Friday Five 9/2 | Digital Guardian

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Friday Five 9/2

by Robbie Araiza on Friday September 2, 2022

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Data privacy concerns were at the forefront of this week’s cybersecurity news but phishing and ransomware attacks are still making waves. Read about these stories and more in this week’s Friday Five!

1. FTC sues data broker that tracks locations of 125M phones per month by Dan Goodin

After Idaho-based data broker Kochava elected to sue the Federal Trade Commission two weeks ago, the FTC has counter-sued and released a formal complaint, claiming that Kochava sold location data pulled from roughly 125 million phones. According to the complaint, in the data made available by Kochava, "it is possible to identify a mobile device that visited a women's reproductive health clinic and trace that mobile device to a single-family residence." The complaint also alleges that this data can be used to track people's visits to homeless shelters, domestic abuse shelters, and places of worship, among other sensitive locations. Read the full story from Ars Technica for a more detailed look into the FTC's complaint and to see how Kochava has responded to the lawsuit.

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2. Over 1,000 iOS apps found exposing hardcoded AWS credentials by Bill Toulas

Security researchers found this past week that over 1,800 mobile applications, most running on iOS, contain hard-coded AWS credentials that could allow bad actors to access private databases or lead to data breaches. According to the researchers, over three-quarters of those applications contained valid AWS access tokens, which could be used for direct access to private cloud services, while over 800 applications contained valid AWS tokens that could help bad actors access live-service databases that hold millions of sensitive records. Read the full story from BleepingComputer to find out what could be causing this issue and to learn about a few real world examples.

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3. James Webb telescope images used to hide malware by Pieter Arntz

Bad actors have been running an unorthodox phishing campaign to spread malware involving the use of James Webb telescope images in malicious Microsoft Office attachments. According to Securonix’s threat research team, once the victim opens the attachment and the malicious template file is downloaded, a command will download a .jpg file—which in this case is an image from the James Webb telescope—that is hiding malicious Base64 code. Pieter Arntz of Malwarebytes Labs provides more details on how such an attack is possible in his full story.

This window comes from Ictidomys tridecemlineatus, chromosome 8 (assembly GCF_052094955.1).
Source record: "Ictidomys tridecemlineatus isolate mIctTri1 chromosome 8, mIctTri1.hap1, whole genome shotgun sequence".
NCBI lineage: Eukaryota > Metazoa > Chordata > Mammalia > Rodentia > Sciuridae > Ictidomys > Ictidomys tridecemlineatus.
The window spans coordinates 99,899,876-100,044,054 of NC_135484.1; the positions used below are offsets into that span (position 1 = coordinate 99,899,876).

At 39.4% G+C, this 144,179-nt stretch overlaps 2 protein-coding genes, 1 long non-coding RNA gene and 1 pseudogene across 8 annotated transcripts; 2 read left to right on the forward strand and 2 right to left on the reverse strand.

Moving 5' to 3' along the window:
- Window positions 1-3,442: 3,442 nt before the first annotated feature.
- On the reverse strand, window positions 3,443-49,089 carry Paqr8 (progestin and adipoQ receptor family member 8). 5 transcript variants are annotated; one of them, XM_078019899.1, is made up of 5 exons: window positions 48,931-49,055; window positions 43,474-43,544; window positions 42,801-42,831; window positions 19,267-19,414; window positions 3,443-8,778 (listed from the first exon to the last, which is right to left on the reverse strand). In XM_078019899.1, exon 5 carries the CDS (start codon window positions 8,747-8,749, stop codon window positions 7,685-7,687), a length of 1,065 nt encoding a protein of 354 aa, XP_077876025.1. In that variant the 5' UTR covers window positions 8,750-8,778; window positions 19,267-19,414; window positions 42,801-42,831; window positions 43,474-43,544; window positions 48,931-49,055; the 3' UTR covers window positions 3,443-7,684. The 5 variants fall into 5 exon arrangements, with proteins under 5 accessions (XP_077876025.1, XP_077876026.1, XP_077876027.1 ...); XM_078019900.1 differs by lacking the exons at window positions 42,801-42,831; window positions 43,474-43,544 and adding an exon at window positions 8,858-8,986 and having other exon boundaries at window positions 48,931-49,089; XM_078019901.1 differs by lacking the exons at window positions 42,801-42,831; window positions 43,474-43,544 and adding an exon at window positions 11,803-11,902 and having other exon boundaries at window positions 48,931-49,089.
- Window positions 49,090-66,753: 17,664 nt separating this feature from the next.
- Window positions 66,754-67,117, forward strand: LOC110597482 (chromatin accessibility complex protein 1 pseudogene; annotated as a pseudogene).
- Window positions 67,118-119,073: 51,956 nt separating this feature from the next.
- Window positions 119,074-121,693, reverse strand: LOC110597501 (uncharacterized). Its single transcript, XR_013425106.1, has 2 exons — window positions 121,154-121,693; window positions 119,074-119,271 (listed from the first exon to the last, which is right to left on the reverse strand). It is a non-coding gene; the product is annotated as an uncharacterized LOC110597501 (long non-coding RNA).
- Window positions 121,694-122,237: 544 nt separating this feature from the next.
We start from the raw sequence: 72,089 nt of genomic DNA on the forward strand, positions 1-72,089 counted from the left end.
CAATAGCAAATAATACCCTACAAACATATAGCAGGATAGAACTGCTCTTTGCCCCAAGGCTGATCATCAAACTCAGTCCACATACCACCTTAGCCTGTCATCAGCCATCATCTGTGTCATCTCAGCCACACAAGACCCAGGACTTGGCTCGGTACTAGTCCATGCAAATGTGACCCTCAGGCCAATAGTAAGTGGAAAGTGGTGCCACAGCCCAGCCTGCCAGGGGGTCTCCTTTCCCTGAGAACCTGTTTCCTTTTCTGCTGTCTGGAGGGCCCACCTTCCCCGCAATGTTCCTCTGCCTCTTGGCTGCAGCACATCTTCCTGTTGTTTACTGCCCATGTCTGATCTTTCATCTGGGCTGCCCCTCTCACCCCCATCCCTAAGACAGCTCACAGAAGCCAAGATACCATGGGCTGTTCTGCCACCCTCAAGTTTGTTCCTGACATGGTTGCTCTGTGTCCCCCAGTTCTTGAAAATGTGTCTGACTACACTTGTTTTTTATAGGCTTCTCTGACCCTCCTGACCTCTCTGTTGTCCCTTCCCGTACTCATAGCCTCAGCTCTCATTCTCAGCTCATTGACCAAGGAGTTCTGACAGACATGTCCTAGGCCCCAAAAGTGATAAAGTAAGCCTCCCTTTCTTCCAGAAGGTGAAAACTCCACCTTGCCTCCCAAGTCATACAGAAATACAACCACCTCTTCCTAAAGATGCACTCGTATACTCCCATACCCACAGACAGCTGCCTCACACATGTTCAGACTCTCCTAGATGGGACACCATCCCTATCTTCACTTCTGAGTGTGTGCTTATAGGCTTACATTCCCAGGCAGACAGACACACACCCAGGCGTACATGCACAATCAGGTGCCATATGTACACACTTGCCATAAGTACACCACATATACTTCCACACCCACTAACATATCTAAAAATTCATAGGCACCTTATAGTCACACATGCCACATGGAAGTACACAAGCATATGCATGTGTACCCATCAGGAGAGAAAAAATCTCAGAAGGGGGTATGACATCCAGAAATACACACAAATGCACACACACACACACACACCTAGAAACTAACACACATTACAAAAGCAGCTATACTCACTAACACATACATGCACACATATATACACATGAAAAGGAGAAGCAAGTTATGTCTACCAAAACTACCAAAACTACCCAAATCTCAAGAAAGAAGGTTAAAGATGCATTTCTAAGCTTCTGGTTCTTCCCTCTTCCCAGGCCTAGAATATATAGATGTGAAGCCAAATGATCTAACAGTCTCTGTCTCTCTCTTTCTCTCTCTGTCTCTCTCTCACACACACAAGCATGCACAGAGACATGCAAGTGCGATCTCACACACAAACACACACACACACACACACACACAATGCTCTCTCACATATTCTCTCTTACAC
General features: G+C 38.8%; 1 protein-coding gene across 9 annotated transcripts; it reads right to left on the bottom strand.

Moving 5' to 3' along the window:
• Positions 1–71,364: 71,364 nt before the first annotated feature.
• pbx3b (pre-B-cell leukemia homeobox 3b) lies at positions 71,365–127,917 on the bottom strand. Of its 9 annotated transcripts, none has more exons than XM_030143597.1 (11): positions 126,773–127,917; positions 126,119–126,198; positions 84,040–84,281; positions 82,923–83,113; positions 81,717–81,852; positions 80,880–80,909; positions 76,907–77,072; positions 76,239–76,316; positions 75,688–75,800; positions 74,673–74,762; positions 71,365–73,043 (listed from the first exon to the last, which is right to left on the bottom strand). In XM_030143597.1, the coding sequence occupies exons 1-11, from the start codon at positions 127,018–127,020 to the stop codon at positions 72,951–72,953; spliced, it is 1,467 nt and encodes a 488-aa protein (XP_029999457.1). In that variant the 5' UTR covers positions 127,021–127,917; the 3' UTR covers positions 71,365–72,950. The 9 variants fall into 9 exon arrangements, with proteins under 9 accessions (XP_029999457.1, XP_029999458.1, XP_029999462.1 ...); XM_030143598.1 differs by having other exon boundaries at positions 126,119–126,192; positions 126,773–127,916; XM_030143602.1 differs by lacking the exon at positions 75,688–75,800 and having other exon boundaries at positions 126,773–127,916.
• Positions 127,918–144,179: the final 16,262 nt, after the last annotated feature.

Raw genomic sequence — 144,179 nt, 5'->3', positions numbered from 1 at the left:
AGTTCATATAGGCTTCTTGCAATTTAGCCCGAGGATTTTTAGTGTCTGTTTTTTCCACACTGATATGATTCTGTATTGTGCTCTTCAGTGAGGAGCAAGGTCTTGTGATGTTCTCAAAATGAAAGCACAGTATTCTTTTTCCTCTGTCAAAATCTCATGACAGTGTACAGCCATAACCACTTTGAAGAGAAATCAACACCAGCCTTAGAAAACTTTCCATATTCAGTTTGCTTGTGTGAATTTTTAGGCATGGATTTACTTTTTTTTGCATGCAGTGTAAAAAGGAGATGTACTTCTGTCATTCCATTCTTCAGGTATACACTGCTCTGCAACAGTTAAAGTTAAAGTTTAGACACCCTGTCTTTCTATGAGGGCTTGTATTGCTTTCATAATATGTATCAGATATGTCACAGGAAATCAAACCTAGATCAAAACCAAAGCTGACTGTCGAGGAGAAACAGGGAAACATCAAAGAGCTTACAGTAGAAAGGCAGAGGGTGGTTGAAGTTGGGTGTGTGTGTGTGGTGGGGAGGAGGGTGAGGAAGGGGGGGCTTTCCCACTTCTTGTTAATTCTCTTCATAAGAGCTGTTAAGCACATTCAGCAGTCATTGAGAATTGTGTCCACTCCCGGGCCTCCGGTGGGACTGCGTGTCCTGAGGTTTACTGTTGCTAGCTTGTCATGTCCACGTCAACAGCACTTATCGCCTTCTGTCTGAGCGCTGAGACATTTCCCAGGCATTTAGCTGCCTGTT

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4. Most top mobile carriers retain geolocation data for two years on average, FCC findings show by Tonya Riley

According to recent information published by the Federal Communications Commission, 10 of the 15 top mobile carriers collect and retain consumers’ sensitive geolocation data for roughly two years on average. FCC chairwoman Jessica Rosenworcel says "[this information is] a record of where we’ve been and who we are. That’s why the FCC is taking steps to ensure this data is protected.” Read more about which providers responded to the FCC inquiry and why those providers often don’t give consumers an option to opt out of such invasive data collection.

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5. Ransomware attacks jump as new malware strains proliferate, research finds by AJ Vicens

According to cybersecurity firm NCC Group, ransomware cases rose by 47% this past July compared to the month before, 62 cases of which were linked to LockBit ransomware group. Hive and BlackBasta, which are both affiliated with Conti, were responsible for the next most attacks, respectively.

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Tags: Data Privacy, Phishing, Ransomware

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Robbie Araiza

Robbie is a Content Creator for the Data Protection team at HelpSystems. Prior to joining the organization, he studied psychology and social work at Texas State University in San Marcos, TX.